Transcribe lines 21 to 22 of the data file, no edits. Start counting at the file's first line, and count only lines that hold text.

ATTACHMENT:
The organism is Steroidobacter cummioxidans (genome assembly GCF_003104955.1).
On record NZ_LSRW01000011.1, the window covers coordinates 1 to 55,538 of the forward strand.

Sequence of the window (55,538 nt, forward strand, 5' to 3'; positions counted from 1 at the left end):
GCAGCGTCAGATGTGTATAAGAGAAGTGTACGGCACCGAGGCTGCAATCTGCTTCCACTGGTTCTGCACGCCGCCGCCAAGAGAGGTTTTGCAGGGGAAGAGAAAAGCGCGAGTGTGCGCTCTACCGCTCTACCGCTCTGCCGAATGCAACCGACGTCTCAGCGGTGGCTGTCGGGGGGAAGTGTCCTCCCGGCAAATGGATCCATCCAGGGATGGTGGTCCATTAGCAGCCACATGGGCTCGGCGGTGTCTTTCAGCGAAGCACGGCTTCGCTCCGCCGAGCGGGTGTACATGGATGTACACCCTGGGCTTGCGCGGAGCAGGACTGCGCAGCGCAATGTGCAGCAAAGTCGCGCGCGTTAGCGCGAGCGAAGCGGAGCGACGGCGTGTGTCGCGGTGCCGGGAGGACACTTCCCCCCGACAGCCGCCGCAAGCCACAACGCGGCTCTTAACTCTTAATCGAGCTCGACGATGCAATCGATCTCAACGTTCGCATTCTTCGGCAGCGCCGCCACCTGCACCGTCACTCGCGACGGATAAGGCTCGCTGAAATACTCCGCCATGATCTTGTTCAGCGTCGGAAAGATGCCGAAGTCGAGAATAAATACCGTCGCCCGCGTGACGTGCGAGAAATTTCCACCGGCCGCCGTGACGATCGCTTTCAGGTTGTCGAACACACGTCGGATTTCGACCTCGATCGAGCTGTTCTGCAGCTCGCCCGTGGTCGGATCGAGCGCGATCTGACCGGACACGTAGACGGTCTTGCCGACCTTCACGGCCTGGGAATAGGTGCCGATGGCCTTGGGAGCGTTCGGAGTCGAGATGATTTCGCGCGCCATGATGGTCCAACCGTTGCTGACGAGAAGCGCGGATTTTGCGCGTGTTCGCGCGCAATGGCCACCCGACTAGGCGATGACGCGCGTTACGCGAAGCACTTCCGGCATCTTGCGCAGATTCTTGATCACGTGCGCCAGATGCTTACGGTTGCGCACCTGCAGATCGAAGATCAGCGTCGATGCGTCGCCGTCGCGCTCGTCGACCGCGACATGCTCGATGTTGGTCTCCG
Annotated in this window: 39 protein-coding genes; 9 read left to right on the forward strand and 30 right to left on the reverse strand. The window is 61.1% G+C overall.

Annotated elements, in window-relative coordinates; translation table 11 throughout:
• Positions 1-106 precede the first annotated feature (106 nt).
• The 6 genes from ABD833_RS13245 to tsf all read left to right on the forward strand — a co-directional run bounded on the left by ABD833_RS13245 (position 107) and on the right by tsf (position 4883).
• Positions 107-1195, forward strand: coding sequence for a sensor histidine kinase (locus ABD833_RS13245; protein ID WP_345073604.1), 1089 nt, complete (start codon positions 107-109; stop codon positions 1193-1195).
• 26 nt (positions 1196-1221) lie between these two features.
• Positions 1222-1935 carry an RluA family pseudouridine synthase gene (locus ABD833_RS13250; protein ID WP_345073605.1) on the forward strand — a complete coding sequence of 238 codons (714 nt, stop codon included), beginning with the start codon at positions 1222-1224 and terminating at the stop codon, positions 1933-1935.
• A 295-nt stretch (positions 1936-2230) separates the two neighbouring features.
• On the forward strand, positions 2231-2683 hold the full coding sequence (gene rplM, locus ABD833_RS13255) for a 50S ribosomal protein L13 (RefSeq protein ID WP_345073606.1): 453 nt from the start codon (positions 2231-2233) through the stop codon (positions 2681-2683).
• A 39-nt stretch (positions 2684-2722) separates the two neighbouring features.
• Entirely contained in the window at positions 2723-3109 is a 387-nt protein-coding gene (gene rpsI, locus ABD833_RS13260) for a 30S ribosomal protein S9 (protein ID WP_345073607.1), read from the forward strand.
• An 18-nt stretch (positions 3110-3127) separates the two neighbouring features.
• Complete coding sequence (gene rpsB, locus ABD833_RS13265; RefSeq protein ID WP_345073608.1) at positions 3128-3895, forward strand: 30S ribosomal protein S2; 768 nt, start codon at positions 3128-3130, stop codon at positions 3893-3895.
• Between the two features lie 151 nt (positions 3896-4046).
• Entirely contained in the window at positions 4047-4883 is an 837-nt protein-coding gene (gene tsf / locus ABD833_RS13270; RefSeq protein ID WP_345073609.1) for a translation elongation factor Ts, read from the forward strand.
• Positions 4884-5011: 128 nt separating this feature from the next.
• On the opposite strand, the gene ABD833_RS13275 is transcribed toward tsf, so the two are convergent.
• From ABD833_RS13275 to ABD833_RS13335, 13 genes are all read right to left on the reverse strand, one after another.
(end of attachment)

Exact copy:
• On the opposite strand, the gene ABD833_RS13275 is transcribed toward tsf, so the two are convergent.
• From ABD833_RS13275 to ABD833_RS13335, 13 genes are all read right to left on the reverse strand, one after another.